Today, My Credit Guy is going to address an issue that is plaguing our country. This issue is on the topic of co-signing. Is it a good idea and smart decision to co-sign for someone else who is applying for a loan? Have you ever asked anyone else to co-sign for you?
Watch our video above or read more to learn about whether co-signing is worth the risk.
Co-signing is a financial practice that can affect anyone: old or young, rich or poor, etc. Co-signing is simply when someone puts their name on the dotted line backing someone else’s promise to pay a loan. When you back someone else, you tell the bank that you will pay with your own money and credit should the primary borrower fail to pay.
On the surface, co-signing usually doesn’t seem like a big deal because the people involved know each other very well. They most likely have a very tight-knit relationship for this conversation to even come up. Don’t let that be a trap to get in to something you potentially should shy away from. Even if you are co-signing a car loan, for example, for your child, you need to be willing to pay if they don’t.
Being a co-signer is actually a very important commitment. For instance, if any payments ever become late from the original borrower, those late payments also impact the co-signer’s financial health. The co-signer’s credit will take the hit and go right along for the ride with the borrower. The co-signer is deemed equally liable for the payments being made to the creditor. As such, you might end up needing a credit restoration agency because of payments someone else should have made.
It’s bad enough when the person for whom you have co-signed makes late payments. But think about the worse-case scenario. Say it’s a home mortgage. In this case, if the person has failed to make enough payments, they could have a foreclosure on their record. As a co-signer, you will too. Whatever financial notice that they incur as a result of the loan — a foreclosure, a repossession, etc. — will appear on your credit statement.
There is no easier way to sink into bad credit and the need for credit restoration than one of these notices on your record.
So here’s the million dollar question: what can you do to protect yourself in the event you are a co-signer? Or better yet, what should your thought process be if someone asks you to co-sign? What kind of position are you putting someone else in by asking them to co-sign for you?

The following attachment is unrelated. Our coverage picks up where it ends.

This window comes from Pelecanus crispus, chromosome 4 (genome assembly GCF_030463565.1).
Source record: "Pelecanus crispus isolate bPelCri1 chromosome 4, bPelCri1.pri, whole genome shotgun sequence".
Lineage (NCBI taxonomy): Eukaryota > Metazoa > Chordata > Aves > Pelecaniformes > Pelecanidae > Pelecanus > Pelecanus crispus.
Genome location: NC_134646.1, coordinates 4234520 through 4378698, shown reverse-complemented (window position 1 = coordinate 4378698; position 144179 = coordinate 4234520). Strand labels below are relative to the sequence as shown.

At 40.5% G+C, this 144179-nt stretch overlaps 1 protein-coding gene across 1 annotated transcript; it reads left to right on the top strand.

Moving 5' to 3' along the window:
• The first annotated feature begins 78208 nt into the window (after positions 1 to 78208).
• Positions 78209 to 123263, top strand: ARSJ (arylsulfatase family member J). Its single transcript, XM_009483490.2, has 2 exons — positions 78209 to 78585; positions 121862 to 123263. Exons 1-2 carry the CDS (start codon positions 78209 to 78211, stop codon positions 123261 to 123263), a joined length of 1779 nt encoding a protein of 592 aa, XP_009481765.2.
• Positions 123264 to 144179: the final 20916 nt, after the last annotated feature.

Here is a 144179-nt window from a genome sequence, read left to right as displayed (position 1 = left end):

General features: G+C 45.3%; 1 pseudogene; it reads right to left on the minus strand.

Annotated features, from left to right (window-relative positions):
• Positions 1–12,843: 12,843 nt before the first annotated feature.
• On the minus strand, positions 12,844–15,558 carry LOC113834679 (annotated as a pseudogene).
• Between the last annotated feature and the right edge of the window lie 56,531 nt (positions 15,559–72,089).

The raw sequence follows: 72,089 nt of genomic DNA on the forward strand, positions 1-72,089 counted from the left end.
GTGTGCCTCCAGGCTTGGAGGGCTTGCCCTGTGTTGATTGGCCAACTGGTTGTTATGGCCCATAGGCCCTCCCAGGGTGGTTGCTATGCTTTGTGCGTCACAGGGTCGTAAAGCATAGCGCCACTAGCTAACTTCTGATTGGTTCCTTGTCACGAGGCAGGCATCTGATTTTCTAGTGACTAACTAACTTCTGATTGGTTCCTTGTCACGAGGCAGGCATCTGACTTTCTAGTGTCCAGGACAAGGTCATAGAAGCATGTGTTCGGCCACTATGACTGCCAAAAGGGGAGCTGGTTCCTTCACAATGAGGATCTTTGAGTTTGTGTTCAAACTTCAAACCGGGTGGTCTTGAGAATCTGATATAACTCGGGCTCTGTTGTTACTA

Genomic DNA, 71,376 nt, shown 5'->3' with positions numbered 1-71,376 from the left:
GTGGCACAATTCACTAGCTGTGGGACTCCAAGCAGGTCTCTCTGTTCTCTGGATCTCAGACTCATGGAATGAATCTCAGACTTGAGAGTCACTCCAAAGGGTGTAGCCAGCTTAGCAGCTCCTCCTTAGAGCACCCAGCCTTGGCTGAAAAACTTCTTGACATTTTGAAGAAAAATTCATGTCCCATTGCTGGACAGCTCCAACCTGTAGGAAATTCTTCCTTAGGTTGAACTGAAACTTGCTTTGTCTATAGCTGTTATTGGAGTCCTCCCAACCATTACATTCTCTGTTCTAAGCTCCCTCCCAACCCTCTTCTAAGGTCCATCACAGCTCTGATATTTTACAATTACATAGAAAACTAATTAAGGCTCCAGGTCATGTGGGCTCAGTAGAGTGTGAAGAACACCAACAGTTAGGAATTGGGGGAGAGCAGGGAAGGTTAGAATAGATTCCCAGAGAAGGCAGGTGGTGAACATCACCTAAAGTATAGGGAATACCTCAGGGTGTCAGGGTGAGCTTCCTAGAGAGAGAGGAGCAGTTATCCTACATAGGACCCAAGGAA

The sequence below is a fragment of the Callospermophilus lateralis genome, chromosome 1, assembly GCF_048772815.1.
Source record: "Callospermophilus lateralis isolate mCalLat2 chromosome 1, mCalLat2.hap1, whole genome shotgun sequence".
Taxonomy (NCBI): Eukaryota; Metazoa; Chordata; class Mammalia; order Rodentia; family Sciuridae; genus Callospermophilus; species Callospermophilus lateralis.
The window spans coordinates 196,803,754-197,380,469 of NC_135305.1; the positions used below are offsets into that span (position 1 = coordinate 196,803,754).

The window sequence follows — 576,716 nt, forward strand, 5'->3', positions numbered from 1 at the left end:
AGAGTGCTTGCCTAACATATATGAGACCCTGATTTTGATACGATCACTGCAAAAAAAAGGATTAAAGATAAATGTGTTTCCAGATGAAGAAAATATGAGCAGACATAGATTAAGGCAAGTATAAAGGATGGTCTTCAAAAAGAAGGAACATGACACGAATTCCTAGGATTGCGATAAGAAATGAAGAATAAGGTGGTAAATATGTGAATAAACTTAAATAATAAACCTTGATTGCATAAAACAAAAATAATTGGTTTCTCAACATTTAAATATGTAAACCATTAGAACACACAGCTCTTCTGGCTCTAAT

Today’s video goes in-depth on what those next steps should be, and we have outlined advice below.
The reality is that co-signing still happens — it is human nature to want to help people out, especially our own children, close friends, and family members. In the case that you feel compelled to co-sign, though, you want to be extremely safe and proactive. After all, you become totally liable by signing your name.
To help the person who needs to borrow and to protect your own credit, you actually should become the primary borrower. The person who needs the loan then becomes the co-signer. In reality, though, this practice makes much more sense because you will get all of the notices first. In the event that the person does not make a payment, the bank will contact you first and you’ll have a chance to pay before you take any hit to your credit.
With this type of arrangement, you want to make sure that you have a written agreement with the co-signer. You should expressly state that, while you are signing the first line, they are expected to make the payment or pay you back 100 percent. Tailor this agreement to fit the situation, certainly, but the point is to add a layer of security to your credit score.
Is your bad credit holding you back from moving forward on a loan? Are you unsure of what your next move is in order to get your credit turned around?
Contact My Credit Guy, a credit repair agency, today for a FREE, non-obligatory credit review with one of our experts. You’ll receive a line-by-line, detailed analysis of exactly what you’re up against, as well as recommendations on how to move forward on your path to complete credit restoration.